(17) See Marc Bossuyt, International Human Rights Protection. Balanced, Critical, Realistic (Intersentia, 2016): 60, 198–9; see also Veronique Joosten, The UN Human Rights Council at work: From high hopes back to reality (United Nations Association Flanders Belgium, 2006): 10.

(18) ECOSOC Resolution 5(1) of 16 February, UN Doc. E/RES/5(I)-E/27 (22 February 1946): Section A. See also UN Doc. E/20 of 15 February 1946.

(19) Ibid.

(20) ECOSOC Resolution 9(II) 21 June 1946, UN Docs. E/56 and Rev.1 and E/84 (June 1946).

(21) The Commission’s membership became twenty-two in 1961 (ECOSOC Res. 845 (XVII) 3 August 1961); increasing to thirty-two in 1966 (ECOSOC Res. 1147 (XLI) 4 August 1966), forty-three in 1979 (ECOSOC Res. 1979/36, 10 May 1979); and fifty-three in 1992 (ECOSOC Res. 1990/48, 25 May 1992).

(22) The Sub-Commission was established in 1974 (see Report of the First Session of the Commission on Human Rights’ Commission on Human Rights: Report to the Economic and Social Council on the 1st session of the Commission held at Lake Success, New York, from 27 January to 10 February 1947, UN Doc. E/259, paras. 18–20). Composed by twelve expert members, it was expanded to fourteen in 1959 (ECOSOC Res. 728E (XXVIII) 30 July 1959), eighteen in 1966 (ECOSOC Res. 1074G (XXXIX) 28 July 1965), and twenty-six in 1969 (ECOSOC Res. 1334 (XLIV) 31 May 1968). It was renamed Sub-Commission for the Promotion and Protection of Human Rights in 1999 (ECOSOC Res. 1999/256 of 27 July 1999).

(23) On its mandate and influence in the creation and evolution of Special Procedures, see Asbjørn Eide, “The Sub-Commission on Prevention on the Elimination of Racial Discrimination,” in Alston (ed.), The United Nations and Human Rights. A Critical Appraisal (Clarendon Press, 1992): 211.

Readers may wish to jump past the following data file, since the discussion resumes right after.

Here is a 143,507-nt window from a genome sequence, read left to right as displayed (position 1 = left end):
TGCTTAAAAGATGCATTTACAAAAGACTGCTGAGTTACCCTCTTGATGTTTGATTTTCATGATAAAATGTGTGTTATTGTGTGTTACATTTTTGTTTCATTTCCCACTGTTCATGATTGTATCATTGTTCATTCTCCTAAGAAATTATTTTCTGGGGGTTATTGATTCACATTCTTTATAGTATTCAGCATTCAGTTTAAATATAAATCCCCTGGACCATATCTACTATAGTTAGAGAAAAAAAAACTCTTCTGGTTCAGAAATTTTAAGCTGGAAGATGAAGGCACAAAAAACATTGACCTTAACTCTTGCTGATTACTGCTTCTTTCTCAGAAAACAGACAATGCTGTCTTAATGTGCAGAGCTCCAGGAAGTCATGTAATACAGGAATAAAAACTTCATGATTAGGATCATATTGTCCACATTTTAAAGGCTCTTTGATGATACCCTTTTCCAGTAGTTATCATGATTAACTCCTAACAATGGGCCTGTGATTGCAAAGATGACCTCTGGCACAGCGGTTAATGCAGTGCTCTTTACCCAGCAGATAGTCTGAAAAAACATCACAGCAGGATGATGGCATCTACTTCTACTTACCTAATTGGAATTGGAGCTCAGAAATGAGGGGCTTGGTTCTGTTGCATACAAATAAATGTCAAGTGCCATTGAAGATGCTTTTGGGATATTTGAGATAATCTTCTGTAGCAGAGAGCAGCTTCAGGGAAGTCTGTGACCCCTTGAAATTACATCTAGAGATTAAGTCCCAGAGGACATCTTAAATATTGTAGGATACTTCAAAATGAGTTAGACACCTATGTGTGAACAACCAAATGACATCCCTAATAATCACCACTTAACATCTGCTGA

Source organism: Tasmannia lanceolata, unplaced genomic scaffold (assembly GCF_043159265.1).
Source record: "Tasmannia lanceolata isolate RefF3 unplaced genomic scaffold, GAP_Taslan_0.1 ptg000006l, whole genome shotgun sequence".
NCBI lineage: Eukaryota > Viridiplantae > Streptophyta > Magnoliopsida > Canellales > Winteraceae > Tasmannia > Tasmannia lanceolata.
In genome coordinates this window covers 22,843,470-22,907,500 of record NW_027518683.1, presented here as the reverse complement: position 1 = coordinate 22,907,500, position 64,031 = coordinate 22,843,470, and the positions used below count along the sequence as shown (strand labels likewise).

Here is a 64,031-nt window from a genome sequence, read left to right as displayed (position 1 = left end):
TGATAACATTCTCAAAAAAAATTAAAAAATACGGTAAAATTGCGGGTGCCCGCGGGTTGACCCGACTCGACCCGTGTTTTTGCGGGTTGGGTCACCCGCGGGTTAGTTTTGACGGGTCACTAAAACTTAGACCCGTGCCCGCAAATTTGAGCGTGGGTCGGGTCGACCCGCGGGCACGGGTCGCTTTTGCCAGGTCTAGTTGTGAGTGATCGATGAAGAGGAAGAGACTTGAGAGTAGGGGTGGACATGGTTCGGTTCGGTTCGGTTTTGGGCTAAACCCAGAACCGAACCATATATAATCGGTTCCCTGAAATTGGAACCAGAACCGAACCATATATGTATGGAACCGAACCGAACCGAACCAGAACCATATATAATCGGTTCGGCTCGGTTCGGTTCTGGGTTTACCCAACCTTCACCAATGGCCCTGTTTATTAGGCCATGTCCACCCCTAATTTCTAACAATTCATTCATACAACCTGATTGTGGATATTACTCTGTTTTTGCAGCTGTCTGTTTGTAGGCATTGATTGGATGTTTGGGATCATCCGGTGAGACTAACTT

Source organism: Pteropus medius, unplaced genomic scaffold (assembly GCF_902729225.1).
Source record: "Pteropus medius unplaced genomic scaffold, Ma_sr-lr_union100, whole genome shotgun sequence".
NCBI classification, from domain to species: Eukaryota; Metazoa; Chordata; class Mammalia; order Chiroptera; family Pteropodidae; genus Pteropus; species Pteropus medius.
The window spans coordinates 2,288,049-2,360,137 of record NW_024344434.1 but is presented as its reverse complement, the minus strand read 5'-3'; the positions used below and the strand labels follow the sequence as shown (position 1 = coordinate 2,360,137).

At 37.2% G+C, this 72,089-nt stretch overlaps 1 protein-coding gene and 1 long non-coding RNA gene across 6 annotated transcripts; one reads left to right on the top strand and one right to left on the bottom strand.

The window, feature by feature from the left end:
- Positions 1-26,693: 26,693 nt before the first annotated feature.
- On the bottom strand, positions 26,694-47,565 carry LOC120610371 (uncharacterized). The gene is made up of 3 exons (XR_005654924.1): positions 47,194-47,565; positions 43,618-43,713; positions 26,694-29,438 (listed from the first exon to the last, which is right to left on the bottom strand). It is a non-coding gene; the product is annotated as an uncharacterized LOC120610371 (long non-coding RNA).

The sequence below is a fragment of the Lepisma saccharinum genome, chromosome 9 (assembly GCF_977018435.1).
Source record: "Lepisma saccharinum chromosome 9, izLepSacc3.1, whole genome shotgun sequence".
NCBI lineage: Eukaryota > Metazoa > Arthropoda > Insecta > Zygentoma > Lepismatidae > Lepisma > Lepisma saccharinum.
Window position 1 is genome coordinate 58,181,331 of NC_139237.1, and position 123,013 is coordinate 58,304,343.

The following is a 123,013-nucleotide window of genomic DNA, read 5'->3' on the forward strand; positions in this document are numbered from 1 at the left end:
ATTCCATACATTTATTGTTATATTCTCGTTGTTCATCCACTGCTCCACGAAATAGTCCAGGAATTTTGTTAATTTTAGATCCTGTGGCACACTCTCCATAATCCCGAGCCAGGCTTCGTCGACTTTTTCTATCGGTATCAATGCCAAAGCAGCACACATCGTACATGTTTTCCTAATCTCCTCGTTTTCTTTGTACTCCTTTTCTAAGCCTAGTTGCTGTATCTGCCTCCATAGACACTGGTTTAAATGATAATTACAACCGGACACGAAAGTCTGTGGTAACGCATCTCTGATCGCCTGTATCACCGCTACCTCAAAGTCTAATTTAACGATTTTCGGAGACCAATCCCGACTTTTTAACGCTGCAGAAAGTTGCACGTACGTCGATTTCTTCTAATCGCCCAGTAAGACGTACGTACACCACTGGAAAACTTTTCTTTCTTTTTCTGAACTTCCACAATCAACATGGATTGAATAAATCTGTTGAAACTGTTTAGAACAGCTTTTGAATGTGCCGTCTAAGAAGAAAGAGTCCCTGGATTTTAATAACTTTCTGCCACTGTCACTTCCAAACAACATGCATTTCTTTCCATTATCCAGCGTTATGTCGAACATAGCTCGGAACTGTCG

(24) HRC. Res. 5/1 Institution Building of the United Nations Human Rights Council, 18 June 2007, paras. 65–84.

(25) UN Doc. E/259 (Supp.) (n. 22): para. 22, and ECOSOC Res. 75 (V) of 5 August 1947 in Resolutions adopted by the Economic and Social Council during its 5th session from 19 July to 16 August 1947, UN Doc. E/573 (2 September 1947).

(26) Maxime Tardu, “Human Rights Complaint Procedures of the United Nations: Assessment and Prospects” in Jürgen Jekewitz et al. (eds.), Des Menschen Recht zwischen Freiheit und Verantwortung. Festchrift für Josef Partsh zum 75. Geburstag (Duncker & Humblot, 1989): 287, 287–8.

(27) H. Lauterpacht, International Law and Human Rights (Praeger, 1950): 177–88. See also J.W. Bruegel, “The Right to Petition an International Authority” 2 International and Comparative Law Quarterly (1953): 542.

(28) See Report of the Commission on Human Rights to the 2nd session of the Economic and Social Council, UN Doc. E/38 (17 May 1946): 228, and E/38/Rev.1 (21 May 1946): 408 [emphasis added]. See also Nabiel J. Fareed, The United Nations Commission on Human Rights and its work for human rights and fundamental freedoms (Diss. Washington State University, 1979): 82–3.

(29) Report of the 2nd session of the Sub-Commission on the Prevention of Discrimination and the Protection of Minorities, Lake Success, N.Y., 13 June to 27 June 1949, UN Doc. E/CN.4/351-E/CN.4/SUB.2/78 (29 June 1949), paras. 26–30, esp. para. 29. See also Report of the 3rd session of the Sub-Commission on the Prevention of Discrimination and the Protection of Minorities, Lake Success, N.Y, 9 to 27 January 1950, UN Doc. E/CN.4/359-E/CN.4/SUB.2/119 (30 January 1950), paras. 17–21 and draft resolution VI.

(30) See Report of the 3rd session of the Sub-Commission on Freedom of Information and of the Press to the Economic and Social Council, UN Doc. E/1369–E/CN.4/SUB.1/98/REV.1 (24 June 1949), paras. 22–8.

(31) Report of the Secretary General on the present situation with regard to communications concerning human rights, UN Doc. E/CN.4/165 (2 May 1949), esp. para. 13. See also Schwelb and Alston (1982) (n. 2): 271–2.

(32) See A.J.R. Groom, “The Trusteeship Council: A Successful Demise” in Paul Taylor and A.J.R. Groom, The United Nations at the Millennium. The Principal Organs (Continuum, 2000): 142.